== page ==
Coast man faces big tax trouble - WLOX.com - The News for South Mississippi

Coast man faces big tax trouble

JACKSON, Miss. (AP) - The owner of a quick-cash loan business on the Mississippi Gulf Coast has been indicted Tuesday on charges that he interfered with federal tax laws and failed to file personal tax returns in 2003 and 2004. The Justice Department and Internal Revenue Service said in a news release that a federal grand jury handed down the indictment naming Paul Richard Arceneaux, formerly of Long Beach.

Arceneaux is accused of filing fictitious liens for millions of dollars against the chancery clerk for Harrison County, an employee of the chancery clerk's office and an employee of the IRS. The indictment also accuses Arceneaux of filing frivolous lawsuits against the commissioner of Internal Revenue and an IRS employee. In addition, he is accused of filing false tax returns or amended tax returns for 1998, 1999, 2000, 2001 and 2002, claiming he earned no income. Federal officials said two of Arceneaux's previous lawsuits involving challenges to federal tax liabilities were dismissed by U.S. District Judge Louis Guirola Jr. in 2004. In those lawsuits, Arceneaux maintained he was a citizen of the state of Mississippi, not the United States, and therefore the Internal Revenue Code did not apply to him. Guirola wrote that Arceneaux's arguments that he is not subject to U.S. tax laws "have been considered and uniformly rejected by the courts."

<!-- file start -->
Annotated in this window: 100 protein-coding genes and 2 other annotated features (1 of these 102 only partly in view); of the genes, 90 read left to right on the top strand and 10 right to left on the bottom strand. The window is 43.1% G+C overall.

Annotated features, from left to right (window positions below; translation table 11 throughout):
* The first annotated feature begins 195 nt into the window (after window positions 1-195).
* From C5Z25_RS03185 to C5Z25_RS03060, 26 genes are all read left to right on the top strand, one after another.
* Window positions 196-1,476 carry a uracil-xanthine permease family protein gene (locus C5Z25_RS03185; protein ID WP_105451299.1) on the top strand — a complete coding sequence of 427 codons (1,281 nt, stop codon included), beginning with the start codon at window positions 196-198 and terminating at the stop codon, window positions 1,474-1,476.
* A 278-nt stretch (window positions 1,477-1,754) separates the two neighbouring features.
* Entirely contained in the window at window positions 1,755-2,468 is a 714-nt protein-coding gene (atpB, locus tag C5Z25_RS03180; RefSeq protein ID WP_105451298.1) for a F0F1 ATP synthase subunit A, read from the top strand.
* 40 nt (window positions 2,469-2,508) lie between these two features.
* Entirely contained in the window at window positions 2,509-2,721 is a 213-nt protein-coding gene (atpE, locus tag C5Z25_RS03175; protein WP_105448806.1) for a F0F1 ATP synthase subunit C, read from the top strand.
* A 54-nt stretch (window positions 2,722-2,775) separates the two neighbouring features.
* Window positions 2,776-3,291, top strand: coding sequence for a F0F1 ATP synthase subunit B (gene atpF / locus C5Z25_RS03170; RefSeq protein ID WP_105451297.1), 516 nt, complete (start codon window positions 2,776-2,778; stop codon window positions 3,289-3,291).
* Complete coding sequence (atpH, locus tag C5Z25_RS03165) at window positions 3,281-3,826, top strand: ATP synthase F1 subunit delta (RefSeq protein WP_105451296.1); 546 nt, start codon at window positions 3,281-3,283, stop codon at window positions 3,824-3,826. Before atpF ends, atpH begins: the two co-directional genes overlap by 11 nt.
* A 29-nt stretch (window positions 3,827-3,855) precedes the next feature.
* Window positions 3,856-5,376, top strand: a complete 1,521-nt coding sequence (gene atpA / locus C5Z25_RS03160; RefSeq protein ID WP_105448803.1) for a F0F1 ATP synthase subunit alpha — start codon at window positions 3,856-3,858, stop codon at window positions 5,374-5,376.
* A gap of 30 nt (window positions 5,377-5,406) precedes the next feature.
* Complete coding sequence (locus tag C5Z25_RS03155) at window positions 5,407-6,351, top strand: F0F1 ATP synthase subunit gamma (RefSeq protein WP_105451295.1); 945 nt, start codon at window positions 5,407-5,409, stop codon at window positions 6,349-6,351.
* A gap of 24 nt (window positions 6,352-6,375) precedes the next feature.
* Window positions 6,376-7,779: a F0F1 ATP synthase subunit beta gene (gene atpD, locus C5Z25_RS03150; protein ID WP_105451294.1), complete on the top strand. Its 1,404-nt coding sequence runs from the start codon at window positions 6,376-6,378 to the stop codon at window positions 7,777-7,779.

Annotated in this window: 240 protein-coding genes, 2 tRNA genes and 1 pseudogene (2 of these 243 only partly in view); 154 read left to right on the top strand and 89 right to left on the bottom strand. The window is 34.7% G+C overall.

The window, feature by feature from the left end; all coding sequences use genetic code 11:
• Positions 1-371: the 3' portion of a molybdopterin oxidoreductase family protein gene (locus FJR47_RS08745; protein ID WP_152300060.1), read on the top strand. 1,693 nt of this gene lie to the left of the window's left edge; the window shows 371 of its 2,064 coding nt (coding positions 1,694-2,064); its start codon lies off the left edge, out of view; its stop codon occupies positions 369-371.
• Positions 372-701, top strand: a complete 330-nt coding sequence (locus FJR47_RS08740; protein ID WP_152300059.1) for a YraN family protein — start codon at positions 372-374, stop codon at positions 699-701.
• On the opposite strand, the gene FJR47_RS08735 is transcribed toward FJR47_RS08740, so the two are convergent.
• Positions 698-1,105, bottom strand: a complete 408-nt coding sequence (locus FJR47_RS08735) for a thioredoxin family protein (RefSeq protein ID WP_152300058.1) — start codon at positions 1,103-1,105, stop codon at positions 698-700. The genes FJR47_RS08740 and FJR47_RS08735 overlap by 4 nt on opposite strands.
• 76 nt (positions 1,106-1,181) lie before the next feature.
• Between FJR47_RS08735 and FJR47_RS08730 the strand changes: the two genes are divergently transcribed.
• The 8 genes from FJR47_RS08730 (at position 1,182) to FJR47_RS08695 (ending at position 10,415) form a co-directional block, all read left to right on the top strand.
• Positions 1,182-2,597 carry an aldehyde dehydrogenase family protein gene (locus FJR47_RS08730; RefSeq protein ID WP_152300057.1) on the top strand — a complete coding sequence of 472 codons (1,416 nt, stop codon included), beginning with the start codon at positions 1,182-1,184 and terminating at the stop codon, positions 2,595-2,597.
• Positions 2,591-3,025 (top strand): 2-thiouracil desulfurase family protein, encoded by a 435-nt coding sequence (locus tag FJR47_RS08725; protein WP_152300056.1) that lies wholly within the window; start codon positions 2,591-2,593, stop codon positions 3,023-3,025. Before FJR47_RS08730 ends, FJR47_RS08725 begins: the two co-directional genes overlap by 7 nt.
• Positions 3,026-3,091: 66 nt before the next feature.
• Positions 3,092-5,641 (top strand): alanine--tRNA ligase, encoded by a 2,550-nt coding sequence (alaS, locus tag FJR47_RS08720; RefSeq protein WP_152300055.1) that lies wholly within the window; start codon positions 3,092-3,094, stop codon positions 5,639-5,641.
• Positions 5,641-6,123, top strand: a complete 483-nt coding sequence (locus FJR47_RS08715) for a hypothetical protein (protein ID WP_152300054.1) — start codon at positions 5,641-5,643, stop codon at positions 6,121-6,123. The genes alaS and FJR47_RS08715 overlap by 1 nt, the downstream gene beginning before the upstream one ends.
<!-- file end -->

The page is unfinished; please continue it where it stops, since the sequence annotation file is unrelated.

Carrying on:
Arceneaux represented himself in the lawsuit that was dismissed in 2004, and it was not immediately clear Tuesday whether he has hired an attorney to represent him since his indictment. A telephone number listed for Arceneaux in the previously dismissed case now rings to a car-rental business, and an employee said Tuesday that Arceneaux does not work there. If convicted, Arceneaux faces up to five years in prison and a maximum fine of $450,000. Nathan J. Hochman, assistant attorney general of the Justice Department's Tax Division, said people who try to evade tax laws should think twice. "The government continues to investigate and prosecute tax defier conduct throughout the nation under the National Tax Defier Initiative," he said in the statement.

(Copyright 2008 by The Associated Press. All Rights Reserved.)

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